No Fire Zone has been described as something of an international phenomenon., said Wikipedia. Not just an agenda setting investigation, but a cinematic tour de force – a stunning and disturbing film in its own right. It was described as “beautifully crafted and heart wrenching” by the Pulitzer Center for Crisis Reporting in Washington, “utterly convincing” by the Globe and Mail in Toronto – and in the UK, Empire noted: “It is vitally important that this feature reaches the widest possible audience”. One critic in Australia described it as the most devastating film I have seen”, whilst the London Film Review says “No Fire Zone shocks on every level. It shocks, it educates, and it convinces.”  British Prime Minister, David Cameron,  said ”No Fire Zone is one of the most chilling documentaries I’ve watched. It has won many awards and is a nominee for an International Emmy Award 2014. No Fire Zone (TV version) was nominated for Best Documentary at the 2014 International Emmy Awards[ and was awarded the Britdoc Impact Award .

Here are some of its awards. Festival des Libertes 2013 – Winner of FIDH Best Film Award./CPH:DOX Copenhagen 2013 – FACT Award Jury Special Mention/ Nuremberg Film Festival 2013 – Winner of Audience Award/ WatchDocs Poland 2014 – Winner of Audience Award/ One World Film Festival Prague 2014 – Winner Václav Havel Jury Special Mention./ Docudays UA – Kiev 2014 – Winner of Jury Special Mention./Festival internacional de Cine y Video de Derochos Humanos Buenos Aires 2013 – Winner Jury Special Mention. The film received special jury mention at Film South Asia 2013/ Docudays UA – Kiev 2014/as well as being shortlisted for a Grierson award.

The Government of Sri Lanka  had, according to Channel Four, tried unsuccessfully to stop the film Zone being screened at the Film south Asia festival in Nepal. The Festival had instead shown the film twice. In Malaysia, despite the film having already been screened at the Malaysian parliament, a private human rights organization screening of the film in Kuala Lumpur was raided and the organizers arrested.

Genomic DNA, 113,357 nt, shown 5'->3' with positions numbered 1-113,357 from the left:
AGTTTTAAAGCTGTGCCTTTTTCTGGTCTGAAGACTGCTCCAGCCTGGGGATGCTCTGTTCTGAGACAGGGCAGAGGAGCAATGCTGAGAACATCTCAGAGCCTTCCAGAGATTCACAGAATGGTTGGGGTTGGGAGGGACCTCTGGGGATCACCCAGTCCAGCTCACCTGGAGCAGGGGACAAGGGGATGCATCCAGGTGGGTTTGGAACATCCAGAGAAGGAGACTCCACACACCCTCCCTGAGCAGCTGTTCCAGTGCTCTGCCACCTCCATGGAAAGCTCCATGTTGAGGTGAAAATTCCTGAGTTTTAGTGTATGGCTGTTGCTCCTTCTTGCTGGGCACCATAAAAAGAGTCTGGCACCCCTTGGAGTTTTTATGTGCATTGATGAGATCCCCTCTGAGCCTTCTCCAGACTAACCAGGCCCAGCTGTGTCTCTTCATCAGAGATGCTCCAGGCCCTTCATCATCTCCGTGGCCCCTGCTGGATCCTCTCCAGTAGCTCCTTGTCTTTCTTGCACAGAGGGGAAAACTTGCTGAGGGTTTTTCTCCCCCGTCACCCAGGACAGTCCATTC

In November 2014 the producers released an updated version of the film containing new evidence, including footage showing the capture, alive, of the LTTE TV presenter Isaipriya. Previously the Sri Lankan government had claimed she had died in battle.

This update also included an interview with one of the Tamil doctors who had been trapped in the No Fire Zone. During the war the doctors told the world of the terrible conditions in the No Fire Zone, but after the war they were arrested and he held by the Sri Lankan Criminal Investigation Department. While in captivity they were forced to appear at a stage managed government press conference and deny everything they said from the war zone. In this interview – a longer version of which appeared on Channel 4 news in the UK – the most senior of the doctors revealed that he and the other doctors had been forced by Sri Lankan military intelligence to change their story – and confirmed that what they had said from the war zone was indeed accurate.

In January 2015 it was announced that the producers were working on a Sinhala language version of the film to be released later that month. Also in January 2015, following the defeat of President Rajapaksa in Sri Lanka’s presidential election, the film was re-released with a further update in time for a US campus tour organized by the Pulitzer Center on Crisis Reporting starting in February 2015. There is a fourth film  issued by Channel Four, titled Revisiting Sri Lanka’s Killing Fields”  issued on Jan 26, 2016  But this is not on ‘Killing Fields’, it is about ‘Missing Persons’. ( continued)

3 Responses to ““SRI LANKA’S KILLING FIELDS” Part 2”

  1. Christie Says:

    Christie Says:
    May 23rd, 2018 at 6:24 am
    This rubbish was broad cast and eagerly watched by Indian Parasites in UK.
    When I contacted C4 and asked them about the film I was told by who ever answered me at the end that it was not made by them.
    Most of their shows are outsourced.
    What ever it is they should take the responsibility.
    UK has more thanthree million Indian parasites and more than 20 MPs.
    Some of the richest in UK are Indians and they provide funds to all political parties and politicians.
    PM May is Abisheked but Modi is not Baptised.

  2. Hiranthe Says:

    The only way to hit back is to find the evidence of payment by LieTTE to these selfish jounalists and file makers to prove that they are agents of LieTTE

    If we can focus on that, who knows, there will be an opportunity!!

  3. Cerberus Says:

    The truth about the C4 video is that the LTTE killed captured soldiers and then made a video, dubbed it in Sinhala and showed it as the doings of the GoSL. The West went along with it because they wanted to humiliate and remove the Rajapaksa Govt. Please see the original video undubbed and the dubbed one in the link below under CH4 – UK. Please download the videos since the link will be removed soon.